Upon receiving this respite Jogues knelt down beside the prostrate form of his companion, imparted the last absolution, reverently kissed the bleeding body, and covered it with his tears. Goupil was to him son, brother and companion, and his sole solace, after God, in his captivity. The savages dragged Jogues from the martyr's body, and for fear they had not finished him, dealt him two more blows with the tomahawk. "It was on the 29th of September, 1642," says Jogues, "that this angel of innocence and martyr of Jesus Christ was immolated, in his thirty-fifth year, for Him who had given His life for his ransom. He had consecrated his soul and his heart to God; his hand, his very life, to the welfare of the poor Indians."

Jogues was ordered back to the family that owned, or adopted him, as this proprietorship was termed. For two days he remained indoors expecting every moment to meet a fate similar to Goupil's, for he had been informed that his adoptive family had also lost a relative in the recent campaign against the French. To his surprise, however, his owner treated him kindly and even warned him against going outside the village, unless in company with one of the family. "Be on your guard," he said, "there are some young men determined to kill you." From other sources also he learned that his life was in imminent danger. Some told him openly that he was going to be slain, and one Indian asked him for his shoes, saying that he would soon have no need of them. The apprehension resulting from all this was worse than actual killing would be. Indeed he was suffering a death agony all day long, and for many days.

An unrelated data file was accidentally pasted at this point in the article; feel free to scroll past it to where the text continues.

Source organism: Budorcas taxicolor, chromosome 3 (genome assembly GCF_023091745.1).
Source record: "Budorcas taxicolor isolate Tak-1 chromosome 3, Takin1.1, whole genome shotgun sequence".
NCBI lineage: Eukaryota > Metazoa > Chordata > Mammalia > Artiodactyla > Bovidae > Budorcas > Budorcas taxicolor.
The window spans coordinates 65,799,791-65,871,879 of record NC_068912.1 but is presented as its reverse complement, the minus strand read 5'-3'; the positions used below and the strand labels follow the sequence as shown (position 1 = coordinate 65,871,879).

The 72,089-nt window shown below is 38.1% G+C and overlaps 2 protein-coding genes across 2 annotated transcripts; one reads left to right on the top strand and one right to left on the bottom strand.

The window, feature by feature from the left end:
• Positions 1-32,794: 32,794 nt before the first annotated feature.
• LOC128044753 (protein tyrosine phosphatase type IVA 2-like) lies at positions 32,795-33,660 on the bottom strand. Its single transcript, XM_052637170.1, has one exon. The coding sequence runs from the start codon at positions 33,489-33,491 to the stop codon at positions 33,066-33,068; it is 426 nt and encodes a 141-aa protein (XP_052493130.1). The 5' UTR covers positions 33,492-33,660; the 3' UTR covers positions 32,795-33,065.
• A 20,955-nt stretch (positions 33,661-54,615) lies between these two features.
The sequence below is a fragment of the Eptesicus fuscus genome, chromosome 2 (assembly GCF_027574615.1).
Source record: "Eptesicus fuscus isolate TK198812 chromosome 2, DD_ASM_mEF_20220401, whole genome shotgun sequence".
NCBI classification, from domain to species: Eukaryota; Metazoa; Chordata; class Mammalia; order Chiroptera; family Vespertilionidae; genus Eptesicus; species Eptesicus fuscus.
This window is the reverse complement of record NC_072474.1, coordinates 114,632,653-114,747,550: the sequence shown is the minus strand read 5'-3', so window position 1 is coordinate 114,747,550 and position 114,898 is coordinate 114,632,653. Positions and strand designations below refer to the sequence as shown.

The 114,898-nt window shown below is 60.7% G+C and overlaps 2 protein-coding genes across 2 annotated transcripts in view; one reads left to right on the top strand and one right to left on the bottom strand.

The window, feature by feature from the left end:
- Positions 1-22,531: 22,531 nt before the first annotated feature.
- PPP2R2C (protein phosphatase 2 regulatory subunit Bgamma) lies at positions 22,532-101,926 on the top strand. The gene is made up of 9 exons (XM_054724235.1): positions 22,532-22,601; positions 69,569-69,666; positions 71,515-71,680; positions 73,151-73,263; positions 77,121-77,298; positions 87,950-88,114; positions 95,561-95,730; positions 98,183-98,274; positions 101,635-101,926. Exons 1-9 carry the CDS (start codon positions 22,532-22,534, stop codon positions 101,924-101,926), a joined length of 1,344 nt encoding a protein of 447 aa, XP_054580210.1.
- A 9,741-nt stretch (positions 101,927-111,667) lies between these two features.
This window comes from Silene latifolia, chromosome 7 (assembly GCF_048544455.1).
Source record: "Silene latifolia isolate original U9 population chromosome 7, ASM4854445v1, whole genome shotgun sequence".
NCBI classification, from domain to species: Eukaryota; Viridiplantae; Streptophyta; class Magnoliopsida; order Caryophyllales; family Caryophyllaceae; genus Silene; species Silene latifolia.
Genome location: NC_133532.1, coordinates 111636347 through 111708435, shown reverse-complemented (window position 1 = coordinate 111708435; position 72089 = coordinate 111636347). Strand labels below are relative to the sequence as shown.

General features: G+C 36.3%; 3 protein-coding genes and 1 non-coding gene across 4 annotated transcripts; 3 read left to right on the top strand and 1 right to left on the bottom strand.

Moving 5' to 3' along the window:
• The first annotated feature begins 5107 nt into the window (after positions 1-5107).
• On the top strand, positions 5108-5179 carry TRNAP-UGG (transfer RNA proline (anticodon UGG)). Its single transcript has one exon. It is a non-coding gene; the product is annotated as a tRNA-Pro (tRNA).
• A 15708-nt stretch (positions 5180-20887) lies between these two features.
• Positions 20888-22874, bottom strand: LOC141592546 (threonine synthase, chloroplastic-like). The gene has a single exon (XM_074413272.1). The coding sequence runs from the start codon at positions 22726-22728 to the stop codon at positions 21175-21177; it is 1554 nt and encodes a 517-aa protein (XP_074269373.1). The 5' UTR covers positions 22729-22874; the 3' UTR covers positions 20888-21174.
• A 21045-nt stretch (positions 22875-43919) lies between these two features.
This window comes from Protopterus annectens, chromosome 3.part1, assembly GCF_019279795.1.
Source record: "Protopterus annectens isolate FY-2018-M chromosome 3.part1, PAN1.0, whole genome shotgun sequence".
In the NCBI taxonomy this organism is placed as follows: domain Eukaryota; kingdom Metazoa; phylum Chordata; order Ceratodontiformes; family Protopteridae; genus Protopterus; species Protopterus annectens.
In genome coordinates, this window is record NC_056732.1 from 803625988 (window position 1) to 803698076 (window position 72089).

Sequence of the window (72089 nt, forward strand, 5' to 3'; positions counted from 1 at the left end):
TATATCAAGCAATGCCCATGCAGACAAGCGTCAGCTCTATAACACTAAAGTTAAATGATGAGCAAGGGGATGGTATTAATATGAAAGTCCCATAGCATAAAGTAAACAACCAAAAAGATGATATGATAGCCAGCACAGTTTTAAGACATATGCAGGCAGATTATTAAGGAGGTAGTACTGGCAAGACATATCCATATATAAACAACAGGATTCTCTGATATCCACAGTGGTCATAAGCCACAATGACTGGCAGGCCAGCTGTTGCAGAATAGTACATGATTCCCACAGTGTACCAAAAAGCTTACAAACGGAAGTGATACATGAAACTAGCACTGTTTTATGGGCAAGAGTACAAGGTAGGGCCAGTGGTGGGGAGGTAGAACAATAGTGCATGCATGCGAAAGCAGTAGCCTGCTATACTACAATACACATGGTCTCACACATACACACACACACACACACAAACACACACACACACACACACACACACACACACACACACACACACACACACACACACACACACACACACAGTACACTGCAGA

Notwithstanding the threats of danger he nevertheless determined to find out what had become of the martyr's body and to give it proper burial. But of this, and other intimate details, let us hear the account taken from an autograph letter of Father Jogues to his Superior.

"Rene Goupil was a native of Angers, who, in the bloom of life, earnestly asked admission into our novitiate at Paris, where he remained some months with great edification. His bodily ailments having deprived him of the happiness of consecrating himself in the holy state of religion as he wished, he crossed over to New France, as soon as he grew better, to serve the Society there, as he had not the happiness of giving himself to it in the Old. And to do nothing of his own will, though perfect master of his actions, he submitted himself entirely to the direction of the Superior of the Mission, who employed him for two whole years in the meanest employments of the house, which he discharged with great humility and charity.